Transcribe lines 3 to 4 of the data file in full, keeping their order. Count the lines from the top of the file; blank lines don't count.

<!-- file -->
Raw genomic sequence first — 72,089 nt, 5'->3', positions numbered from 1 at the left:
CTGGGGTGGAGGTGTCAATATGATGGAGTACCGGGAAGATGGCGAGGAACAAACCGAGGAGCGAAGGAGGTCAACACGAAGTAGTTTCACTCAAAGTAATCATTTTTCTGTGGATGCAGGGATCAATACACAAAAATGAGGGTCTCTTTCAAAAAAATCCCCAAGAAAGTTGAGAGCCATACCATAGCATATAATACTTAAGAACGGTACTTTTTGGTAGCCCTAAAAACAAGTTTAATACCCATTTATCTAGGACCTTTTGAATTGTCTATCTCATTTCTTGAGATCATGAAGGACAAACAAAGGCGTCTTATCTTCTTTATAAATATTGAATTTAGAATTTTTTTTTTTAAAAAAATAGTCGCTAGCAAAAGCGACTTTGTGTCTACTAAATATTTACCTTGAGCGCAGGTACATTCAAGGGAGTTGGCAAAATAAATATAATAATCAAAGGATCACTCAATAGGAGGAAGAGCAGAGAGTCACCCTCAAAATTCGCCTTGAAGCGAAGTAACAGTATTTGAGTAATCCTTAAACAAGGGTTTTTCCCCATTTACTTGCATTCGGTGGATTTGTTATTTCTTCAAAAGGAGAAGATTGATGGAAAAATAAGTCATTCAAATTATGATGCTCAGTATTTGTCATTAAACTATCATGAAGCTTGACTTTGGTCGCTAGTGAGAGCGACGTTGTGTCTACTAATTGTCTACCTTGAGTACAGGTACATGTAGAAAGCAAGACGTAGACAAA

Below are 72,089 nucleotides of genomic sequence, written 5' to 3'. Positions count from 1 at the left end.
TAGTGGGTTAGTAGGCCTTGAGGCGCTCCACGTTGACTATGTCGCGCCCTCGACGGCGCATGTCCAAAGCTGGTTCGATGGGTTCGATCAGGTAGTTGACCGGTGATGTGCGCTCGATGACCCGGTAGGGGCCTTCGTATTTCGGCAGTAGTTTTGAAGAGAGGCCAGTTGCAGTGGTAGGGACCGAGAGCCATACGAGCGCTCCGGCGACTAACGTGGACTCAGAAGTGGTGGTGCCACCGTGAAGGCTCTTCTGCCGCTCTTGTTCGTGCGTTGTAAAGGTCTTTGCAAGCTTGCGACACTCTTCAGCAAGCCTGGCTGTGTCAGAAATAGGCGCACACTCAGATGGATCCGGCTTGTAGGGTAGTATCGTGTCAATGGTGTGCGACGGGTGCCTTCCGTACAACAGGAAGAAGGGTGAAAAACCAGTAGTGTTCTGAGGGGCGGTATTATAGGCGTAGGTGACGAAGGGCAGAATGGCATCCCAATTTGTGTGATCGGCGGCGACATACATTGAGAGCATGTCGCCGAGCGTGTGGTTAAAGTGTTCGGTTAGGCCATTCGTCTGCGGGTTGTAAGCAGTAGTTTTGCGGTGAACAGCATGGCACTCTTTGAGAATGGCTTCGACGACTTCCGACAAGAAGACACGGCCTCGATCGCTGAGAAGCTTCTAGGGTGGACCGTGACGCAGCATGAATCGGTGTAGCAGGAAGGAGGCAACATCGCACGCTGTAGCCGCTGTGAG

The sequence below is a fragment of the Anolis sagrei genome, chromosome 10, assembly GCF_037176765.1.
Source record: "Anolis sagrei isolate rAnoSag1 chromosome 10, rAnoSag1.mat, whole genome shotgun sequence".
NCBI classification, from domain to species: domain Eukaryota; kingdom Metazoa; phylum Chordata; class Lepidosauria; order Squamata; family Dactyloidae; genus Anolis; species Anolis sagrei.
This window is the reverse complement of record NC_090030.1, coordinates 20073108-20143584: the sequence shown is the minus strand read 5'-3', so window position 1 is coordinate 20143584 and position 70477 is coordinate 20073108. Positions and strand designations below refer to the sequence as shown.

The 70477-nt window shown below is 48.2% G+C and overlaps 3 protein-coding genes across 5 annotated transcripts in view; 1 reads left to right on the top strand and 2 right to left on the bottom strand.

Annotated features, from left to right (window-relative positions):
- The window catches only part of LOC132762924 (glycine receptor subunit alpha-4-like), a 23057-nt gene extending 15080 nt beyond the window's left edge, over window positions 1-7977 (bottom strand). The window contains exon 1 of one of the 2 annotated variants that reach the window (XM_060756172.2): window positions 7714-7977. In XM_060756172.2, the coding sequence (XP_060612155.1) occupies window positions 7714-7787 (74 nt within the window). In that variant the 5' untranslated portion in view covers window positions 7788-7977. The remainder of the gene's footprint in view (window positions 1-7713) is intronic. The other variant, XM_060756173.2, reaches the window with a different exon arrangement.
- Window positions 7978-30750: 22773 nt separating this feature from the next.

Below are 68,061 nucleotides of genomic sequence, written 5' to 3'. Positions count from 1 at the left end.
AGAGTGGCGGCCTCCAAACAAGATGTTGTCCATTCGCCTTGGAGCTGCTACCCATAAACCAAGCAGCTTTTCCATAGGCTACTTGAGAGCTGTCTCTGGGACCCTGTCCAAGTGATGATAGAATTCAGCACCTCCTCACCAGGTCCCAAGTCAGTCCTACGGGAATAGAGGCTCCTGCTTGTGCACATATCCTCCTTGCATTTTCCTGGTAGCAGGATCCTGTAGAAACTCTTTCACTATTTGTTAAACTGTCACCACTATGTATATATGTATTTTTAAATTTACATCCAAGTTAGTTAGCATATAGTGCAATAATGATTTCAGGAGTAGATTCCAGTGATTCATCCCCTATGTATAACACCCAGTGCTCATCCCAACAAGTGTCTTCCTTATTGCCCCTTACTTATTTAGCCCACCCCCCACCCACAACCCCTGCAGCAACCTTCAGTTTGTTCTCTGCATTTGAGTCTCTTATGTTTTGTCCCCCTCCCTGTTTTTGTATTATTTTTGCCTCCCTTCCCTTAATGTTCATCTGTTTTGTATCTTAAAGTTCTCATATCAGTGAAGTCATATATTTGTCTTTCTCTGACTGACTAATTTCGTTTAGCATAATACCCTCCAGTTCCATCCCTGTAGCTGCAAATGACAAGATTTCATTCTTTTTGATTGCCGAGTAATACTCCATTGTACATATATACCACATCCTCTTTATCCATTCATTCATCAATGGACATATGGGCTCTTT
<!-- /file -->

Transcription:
Below are 72,089 nucleotides of genomic sequence, written 5' to 3'. Positions count from 1 at the left end.
TAGTGGGTTAGTAGGCCTTGAGGCGCTCCACGTTGACTATGTCGCGCCCTCGACGGCGCATGTCCAAAGCTGGTTCGATGGGTTCGATCAGGTAGTTGACCGGTGATGTGCGCTCGATGACCCGGTAGGGGCCTTCGTATTTCGGCAGTAGTTTTGAAGAGAGGCCAGTTGCAGTGGTAGGGACCGAGAGCCATACGAGCGCTCCGGCGACTAACGTGGACTCAGAAGTGGTGGTGCCACCGTGAAGGCTCTTCTGCCGCTCTTGTTCGTGCGTTGTAAAGGTCTTTGCAAGCTTGCGACACTCTTCAGCAAGCCTGGCTGTGTCAGAAATAGGCGCACACTCAGATGGATCCGGCTTGTAGGGTAGTATCGTGTCAATGGTGTGCGACGGGTGCCTTCCGTACAACAGGAAGAAGGGTGAAAAACCAGTAGTGTTCTGAGGGGCGGTATTATAGGCGTAGGTGACGAAGGGCAGAATGGCATCCCAATTTGTGTGATCGGCGGCGACATACATTGAGAGCATGTCGCCGAGCGTGTGGTTAAAGTGTTCGGTTAGGCCATTCGTCTGCGGGTTGTAAGCAGTAGTTTTGCGGTGAACAGCATGGCACTCTTTGAGAATGGCTTCGACGACTTCCGACAAGAAGACACGGCCTCGATCGCTGAGAAGCTTCTAGGGTGGACCGTGACGCAGCATGAATCGGTGTAGCAGGAAGGAGGCAACATCGCACGCTGTAGCCGCTGTGAG